cEDH is Not the Future of Commander

Dana Roach • August 2, 2021

Urza, Lord High Artificer by Greg Rutkowski

Back in April the EDH world had a bit of a controversial moment when a line from the Professor at Tolarian Community College began making the rounds. While guesting on cEDH Brasil’s YouTube channel, the Prof said “I personally feel that cEDH is the future of Commander.”

After the video was first posted, things ran a little hot from both sides of the aisle. Some excited to have their preferred playstyle validated cackled gleefully about the Prof’s words. Conversely some were upset at the notion their preferred playstyle might be going away. I wanted to give this a little time to cool off before I jumped in . . . but I’m still going to jump in.

Because I don’t think cEDH is the future of Commander.

First, let me make it clear this isn’t going to be an article bashing cEDH. I fully admit to having had moments in the past where my language has been less than productive when addressing the spikiest tip of our format. This is not that. There’s absolutely nothing wrong with playing the game the way you want to play it, as long as everyone you’re playing with is on the same page. If that takes the form of smashing a Craw Wurm into a Scaled Wurm, great. If it’s casting Demonic Consultation into Thassa’s Oracle, then that’s great too. As long as everyone is roughly in agreement about the way you’re playing, then get your game on.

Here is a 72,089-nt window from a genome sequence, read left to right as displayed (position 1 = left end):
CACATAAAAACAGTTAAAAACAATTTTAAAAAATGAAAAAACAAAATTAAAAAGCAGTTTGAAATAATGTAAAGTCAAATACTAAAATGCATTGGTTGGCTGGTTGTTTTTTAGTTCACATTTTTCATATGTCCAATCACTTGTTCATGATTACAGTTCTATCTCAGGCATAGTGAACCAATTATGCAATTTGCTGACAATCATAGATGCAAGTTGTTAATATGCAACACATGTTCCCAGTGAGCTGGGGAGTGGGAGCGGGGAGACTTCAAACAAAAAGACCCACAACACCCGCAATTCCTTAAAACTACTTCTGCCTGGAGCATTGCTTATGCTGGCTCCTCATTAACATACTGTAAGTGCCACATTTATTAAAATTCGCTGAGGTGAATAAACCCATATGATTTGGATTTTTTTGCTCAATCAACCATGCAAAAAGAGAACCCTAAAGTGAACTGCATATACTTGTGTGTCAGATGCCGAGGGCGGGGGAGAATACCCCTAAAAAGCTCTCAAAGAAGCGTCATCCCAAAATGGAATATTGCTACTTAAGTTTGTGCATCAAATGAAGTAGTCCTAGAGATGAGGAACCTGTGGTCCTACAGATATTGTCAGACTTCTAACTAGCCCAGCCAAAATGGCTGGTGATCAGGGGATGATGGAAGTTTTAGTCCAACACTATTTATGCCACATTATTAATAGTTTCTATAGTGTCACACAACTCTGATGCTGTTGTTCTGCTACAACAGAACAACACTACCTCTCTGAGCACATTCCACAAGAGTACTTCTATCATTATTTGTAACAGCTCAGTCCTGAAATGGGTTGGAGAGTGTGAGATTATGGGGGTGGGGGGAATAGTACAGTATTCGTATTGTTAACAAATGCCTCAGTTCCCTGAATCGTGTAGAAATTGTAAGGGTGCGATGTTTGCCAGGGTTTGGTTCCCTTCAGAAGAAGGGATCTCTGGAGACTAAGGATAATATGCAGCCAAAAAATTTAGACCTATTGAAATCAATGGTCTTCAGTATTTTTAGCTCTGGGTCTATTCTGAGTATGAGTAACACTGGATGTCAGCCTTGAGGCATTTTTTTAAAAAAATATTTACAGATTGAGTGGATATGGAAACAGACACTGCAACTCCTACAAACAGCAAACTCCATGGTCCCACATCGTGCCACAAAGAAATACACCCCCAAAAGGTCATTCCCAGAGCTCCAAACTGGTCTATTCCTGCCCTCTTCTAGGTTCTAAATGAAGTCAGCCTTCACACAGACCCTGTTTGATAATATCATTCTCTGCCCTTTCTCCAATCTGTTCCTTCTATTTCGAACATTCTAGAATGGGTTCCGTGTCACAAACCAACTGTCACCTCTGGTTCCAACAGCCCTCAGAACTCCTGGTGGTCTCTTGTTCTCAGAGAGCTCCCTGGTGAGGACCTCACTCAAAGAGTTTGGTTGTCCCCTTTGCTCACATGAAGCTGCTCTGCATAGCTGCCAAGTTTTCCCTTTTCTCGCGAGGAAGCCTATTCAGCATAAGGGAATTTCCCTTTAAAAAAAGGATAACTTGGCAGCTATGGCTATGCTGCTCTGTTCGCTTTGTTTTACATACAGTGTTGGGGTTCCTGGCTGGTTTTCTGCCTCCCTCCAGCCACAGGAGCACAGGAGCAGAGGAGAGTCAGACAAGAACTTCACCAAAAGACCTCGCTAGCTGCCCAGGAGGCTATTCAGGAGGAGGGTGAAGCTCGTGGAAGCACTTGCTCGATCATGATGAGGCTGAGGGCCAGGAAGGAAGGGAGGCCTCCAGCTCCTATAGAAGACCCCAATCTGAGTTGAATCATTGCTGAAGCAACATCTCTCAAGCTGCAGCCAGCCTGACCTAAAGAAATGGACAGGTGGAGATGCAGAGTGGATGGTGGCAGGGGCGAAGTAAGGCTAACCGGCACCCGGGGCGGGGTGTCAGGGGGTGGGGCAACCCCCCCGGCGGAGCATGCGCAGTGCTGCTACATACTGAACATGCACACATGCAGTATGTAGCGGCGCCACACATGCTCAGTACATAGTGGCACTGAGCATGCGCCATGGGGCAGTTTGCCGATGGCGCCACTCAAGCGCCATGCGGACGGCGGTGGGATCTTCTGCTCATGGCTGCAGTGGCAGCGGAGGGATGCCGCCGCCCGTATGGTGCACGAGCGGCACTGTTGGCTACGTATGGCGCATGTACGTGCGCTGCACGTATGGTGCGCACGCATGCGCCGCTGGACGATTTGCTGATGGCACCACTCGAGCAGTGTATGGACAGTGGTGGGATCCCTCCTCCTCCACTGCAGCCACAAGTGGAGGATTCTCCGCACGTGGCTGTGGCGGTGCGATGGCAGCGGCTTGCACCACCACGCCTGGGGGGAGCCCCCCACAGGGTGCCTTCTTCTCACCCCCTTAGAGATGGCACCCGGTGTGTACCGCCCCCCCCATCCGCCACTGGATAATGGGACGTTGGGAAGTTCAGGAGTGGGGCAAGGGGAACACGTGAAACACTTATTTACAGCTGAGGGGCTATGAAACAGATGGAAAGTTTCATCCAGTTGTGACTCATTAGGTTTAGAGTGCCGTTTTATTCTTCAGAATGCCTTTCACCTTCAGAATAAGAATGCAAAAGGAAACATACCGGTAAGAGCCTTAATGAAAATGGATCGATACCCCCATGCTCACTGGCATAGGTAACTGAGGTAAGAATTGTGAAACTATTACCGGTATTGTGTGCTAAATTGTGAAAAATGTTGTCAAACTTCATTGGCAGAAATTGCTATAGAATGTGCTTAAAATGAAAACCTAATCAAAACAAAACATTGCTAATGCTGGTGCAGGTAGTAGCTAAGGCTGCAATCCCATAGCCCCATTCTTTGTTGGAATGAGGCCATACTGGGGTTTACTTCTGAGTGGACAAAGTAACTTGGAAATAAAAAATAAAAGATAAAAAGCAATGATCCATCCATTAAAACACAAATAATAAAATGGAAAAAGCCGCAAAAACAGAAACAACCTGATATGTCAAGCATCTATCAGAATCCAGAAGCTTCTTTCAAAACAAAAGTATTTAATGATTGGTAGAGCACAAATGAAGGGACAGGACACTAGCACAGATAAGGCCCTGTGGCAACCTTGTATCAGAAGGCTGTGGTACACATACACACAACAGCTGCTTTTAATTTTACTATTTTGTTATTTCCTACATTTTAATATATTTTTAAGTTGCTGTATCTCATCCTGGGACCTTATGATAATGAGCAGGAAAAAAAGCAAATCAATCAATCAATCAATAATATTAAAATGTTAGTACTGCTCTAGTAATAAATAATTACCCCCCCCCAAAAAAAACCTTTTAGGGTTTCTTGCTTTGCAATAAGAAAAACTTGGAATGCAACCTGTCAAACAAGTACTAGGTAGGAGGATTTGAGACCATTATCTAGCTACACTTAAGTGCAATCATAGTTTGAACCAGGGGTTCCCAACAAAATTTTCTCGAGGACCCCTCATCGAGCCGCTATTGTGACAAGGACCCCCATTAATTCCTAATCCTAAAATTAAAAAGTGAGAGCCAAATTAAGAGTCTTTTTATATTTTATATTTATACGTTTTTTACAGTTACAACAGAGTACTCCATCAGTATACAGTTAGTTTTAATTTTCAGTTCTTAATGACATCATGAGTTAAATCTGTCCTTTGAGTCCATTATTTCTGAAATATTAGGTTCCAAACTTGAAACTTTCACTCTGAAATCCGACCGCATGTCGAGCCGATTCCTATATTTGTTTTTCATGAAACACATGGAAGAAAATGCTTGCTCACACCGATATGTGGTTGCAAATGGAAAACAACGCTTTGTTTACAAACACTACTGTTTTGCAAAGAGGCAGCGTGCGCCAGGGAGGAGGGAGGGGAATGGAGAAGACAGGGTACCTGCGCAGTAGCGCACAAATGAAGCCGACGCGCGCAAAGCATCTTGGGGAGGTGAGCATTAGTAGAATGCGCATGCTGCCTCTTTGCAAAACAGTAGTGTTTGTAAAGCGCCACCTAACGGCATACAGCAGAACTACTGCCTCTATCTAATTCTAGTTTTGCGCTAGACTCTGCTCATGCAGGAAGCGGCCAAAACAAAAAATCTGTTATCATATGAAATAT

Instead, I want to look at what the Professor actually said, and analyze why it doesn’t make any sense.

1. Magic players are naturally competitive, and the people who say they want a casual format are loud but small

Statistically that’s utterly untrue. As recently as January of 2021, Mark Rosewater on his tumblr stated the following:

“Play with what I own surpasses any format by a large margin. For example, less than 1 in 10 has ever played a sanctioned event. My guess is the majority of Magic players don’t know what a “format” is.”

We also have stats from the two CommandFest Online events in 2020 that show the power breakdown groups. The ChannelFireball Events Twitter account tweeted out the results, and you can find the actual tweet here. For simplicity’s sake here’s the breakdown:

 

You’ll note the amount of 9 and 10 power decks where cEDH resides combine for less games than those played at 4 power, or pre-con status. And this is at an organized event that should be biased towards more engaged players.

People who want aren’t loud but small; they’re statistically the largest segment of the format, and by magnitudes.